A federal judge in New York has ruled that a plaintiff could recover only a small portion of the $2.5 million a jury awarded him, granting the defendant’s request for the reduction. Saber v. New York State Department of Financial Services, No. 1:15-cv-05944 (S.D. N.Y. July 20, 2018).  Plaintiff Nasser Saber, who is Muslim, had … Continue Reading

Illinois Jury Rejects Transgender Worker’s Discrimination Claim

  A federal jury in Illinois has rejected a transgender employee’s claim that she was discriminated against and illegally fired after she told her employer that she was transitioning. In 2016, the EEOC filed a lawsuit against Rent-A-Center East, Inc., alleging the company discharged Megan Kerr illegally in 2014, after over a year’s worth of … Continue Reading

Well-Documented Investigation and Carefully Written Policies Give Win to School District Against Discrimination, Retaliation Claims

  Following nearly 10 days of witness testimony, a jury in Denton, Texas, has ruled in favor of the Denton Independent School District (ISD), and rejected an ISD para-professional’s claim that he was fired in retaliation for complaining about discrimination. Although the ISD’s termination letter to the para-professional stated that his history of filing meritless … Continue Reading

Wisconsin Jury Rejects Fired Jail Officer’s Claims of Discrimination and Retaliation

A case involving a former jail officer shows how keeping detailed, contemporaneous records of complaints of discrimination and unfair treatment can help defend against employee claims. A federal jury in Wisconsin rejected a former jail officer’s claim that her termination was the result of sex discrimination and retaliation. The jury apparently found the plaintiff’s allegations of … Continue Reading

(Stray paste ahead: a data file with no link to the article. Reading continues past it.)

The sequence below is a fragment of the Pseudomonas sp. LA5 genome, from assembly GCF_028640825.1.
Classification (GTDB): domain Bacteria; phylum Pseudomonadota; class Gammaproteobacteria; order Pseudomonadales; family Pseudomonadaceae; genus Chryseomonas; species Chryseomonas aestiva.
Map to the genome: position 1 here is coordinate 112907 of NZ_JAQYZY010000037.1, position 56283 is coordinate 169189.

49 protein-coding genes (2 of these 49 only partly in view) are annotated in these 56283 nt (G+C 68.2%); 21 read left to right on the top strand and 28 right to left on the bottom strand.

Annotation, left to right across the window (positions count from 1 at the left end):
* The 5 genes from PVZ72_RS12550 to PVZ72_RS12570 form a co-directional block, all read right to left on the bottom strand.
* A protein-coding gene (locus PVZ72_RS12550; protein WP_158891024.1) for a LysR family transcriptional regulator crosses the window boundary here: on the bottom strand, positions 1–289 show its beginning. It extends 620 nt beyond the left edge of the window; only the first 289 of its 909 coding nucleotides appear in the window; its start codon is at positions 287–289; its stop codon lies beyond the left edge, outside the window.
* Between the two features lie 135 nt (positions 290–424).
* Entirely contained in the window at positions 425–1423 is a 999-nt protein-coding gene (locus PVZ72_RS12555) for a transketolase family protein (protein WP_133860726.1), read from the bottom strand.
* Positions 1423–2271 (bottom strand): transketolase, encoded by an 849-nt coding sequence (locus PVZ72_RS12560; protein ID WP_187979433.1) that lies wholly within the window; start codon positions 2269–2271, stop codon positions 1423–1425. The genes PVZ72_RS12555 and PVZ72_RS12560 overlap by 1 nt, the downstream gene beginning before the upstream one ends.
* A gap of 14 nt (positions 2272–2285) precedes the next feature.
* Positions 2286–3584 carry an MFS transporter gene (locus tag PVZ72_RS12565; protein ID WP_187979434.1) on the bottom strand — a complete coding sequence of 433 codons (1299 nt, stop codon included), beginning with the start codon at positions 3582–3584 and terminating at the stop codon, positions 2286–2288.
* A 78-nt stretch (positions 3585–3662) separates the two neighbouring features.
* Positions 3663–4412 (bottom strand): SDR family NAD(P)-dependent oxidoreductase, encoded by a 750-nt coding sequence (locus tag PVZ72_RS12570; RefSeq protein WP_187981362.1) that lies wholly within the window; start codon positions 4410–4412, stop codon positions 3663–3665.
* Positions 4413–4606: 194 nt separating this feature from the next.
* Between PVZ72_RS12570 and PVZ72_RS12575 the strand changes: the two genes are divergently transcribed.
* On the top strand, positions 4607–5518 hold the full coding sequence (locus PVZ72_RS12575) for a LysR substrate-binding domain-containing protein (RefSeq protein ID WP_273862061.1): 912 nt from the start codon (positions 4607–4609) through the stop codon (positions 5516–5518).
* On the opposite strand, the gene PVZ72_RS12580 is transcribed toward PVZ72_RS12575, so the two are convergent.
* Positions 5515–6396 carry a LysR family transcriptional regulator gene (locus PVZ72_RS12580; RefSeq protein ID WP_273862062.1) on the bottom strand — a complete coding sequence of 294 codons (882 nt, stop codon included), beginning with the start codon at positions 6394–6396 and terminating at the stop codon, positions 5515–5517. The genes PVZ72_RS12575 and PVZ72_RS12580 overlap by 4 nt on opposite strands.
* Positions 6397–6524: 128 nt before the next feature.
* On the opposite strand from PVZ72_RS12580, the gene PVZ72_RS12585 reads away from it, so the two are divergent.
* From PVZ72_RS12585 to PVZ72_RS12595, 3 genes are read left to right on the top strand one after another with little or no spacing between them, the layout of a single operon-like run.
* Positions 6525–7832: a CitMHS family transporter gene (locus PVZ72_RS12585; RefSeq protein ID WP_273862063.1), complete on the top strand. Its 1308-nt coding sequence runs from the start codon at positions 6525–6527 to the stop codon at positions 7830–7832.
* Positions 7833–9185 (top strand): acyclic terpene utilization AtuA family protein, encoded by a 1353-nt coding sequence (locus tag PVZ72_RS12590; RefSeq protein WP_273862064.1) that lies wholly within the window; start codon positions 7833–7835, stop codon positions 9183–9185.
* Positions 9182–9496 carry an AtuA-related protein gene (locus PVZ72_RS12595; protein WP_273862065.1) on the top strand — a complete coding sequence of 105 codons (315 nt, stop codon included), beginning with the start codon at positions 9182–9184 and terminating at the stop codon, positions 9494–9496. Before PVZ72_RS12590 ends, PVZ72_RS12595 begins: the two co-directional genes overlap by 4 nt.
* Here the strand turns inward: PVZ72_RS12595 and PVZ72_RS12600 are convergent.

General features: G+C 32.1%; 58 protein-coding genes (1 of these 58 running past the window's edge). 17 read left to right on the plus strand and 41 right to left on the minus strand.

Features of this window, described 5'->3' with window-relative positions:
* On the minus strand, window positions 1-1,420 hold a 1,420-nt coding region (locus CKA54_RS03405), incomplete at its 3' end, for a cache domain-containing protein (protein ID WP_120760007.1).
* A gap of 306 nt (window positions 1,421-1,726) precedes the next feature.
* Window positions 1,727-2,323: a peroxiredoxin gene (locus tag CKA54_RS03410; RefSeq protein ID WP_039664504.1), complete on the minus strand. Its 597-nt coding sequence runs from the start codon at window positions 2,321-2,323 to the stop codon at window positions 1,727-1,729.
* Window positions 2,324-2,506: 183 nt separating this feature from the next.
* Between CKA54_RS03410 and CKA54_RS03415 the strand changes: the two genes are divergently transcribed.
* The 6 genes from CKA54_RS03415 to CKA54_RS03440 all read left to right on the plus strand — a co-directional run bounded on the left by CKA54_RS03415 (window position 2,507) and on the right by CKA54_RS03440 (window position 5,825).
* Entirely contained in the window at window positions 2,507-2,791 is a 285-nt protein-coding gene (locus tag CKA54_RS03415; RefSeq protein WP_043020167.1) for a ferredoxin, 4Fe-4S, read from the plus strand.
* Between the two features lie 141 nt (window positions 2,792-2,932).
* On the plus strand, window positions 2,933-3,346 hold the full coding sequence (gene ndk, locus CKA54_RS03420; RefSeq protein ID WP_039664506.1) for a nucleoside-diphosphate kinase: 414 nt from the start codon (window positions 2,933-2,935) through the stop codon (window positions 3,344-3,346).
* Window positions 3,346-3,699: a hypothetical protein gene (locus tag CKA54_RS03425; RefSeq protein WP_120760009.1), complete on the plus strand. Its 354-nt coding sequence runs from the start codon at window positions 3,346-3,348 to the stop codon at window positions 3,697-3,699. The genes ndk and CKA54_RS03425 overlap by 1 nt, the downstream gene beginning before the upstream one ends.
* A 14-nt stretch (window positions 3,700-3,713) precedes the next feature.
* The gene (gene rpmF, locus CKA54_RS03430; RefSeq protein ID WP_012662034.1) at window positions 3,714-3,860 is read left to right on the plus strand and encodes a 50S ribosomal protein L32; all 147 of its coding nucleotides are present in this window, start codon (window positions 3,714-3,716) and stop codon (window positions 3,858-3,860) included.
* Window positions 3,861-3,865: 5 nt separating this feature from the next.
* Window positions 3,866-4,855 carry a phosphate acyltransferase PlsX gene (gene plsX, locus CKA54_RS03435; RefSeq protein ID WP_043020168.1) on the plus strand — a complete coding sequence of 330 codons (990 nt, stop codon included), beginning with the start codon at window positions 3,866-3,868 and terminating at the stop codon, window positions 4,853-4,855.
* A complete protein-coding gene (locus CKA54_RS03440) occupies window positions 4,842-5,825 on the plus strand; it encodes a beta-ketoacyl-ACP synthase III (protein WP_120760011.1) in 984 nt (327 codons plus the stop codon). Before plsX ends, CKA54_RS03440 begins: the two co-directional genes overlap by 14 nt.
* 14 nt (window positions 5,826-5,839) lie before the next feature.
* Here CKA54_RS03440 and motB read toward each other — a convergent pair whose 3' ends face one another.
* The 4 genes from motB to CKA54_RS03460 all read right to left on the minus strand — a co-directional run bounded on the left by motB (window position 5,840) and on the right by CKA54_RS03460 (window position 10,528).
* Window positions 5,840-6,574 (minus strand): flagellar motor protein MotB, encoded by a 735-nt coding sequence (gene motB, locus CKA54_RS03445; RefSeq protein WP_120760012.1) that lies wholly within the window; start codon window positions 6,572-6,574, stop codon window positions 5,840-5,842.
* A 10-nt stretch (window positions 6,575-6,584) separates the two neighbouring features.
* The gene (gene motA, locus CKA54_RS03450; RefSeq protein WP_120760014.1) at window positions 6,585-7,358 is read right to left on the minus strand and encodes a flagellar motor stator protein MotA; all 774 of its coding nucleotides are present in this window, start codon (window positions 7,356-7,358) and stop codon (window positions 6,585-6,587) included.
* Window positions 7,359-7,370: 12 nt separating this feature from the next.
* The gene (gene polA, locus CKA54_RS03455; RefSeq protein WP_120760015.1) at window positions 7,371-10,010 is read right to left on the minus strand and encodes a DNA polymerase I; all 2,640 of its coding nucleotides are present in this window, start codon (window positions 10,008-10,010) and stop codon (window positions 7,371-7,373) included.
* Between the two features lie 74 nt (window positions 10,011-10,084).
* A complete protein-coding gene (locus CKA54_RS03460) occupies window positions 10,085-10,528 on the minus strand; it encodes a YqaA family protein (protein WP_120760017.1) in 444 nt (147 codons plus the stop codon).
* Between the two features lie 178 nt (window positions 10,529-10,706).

Discrimination Due To Breastfeeding: Jury Verdict Upheld in Favor of Police Officer

Affirming that breastfeeding is a medical condition related to pregnancy and that the police department’s conduct violated the Pregnancy Discrimination Act (PDA), a federal appeals court in Atlanta has upheld the jury’s verdict for a former Tuscaloosa, Alabama police officer. Hicks v. City of Tuscaloosa, Alabama, No. 16-13003 (11th Cir. Sept. 7, 2017).  Stephanie Hicks was awarded … Continue Reading

The Significance of Expert Testimony

Expert testimony can play a significant role in shaping the outcome of cases that go to trial. For example, in a case lacking witnesses or evidence that could directly support or undercut the plaintiff’s accusations of severe sexual misconduct, what stood out most was the expert testimony. On August 8, 2017, a two-week jury trial ended … Continue Reading

Jury Awards $4.5 Million to Hospital Employee for Discrimination and Retaliation

A plaintiff has been awarded $4.45 million for an age discrimination, disability discrimination, and retaliation action he filed under state law in a court in Iowa against his former employer. Gregory Hawkins v. Grinnell Regional Medical Center, et al., No. 08791 LALA002281. The award included $220,009 in back pay, $2 million in emotional distress damages, … Continue Reading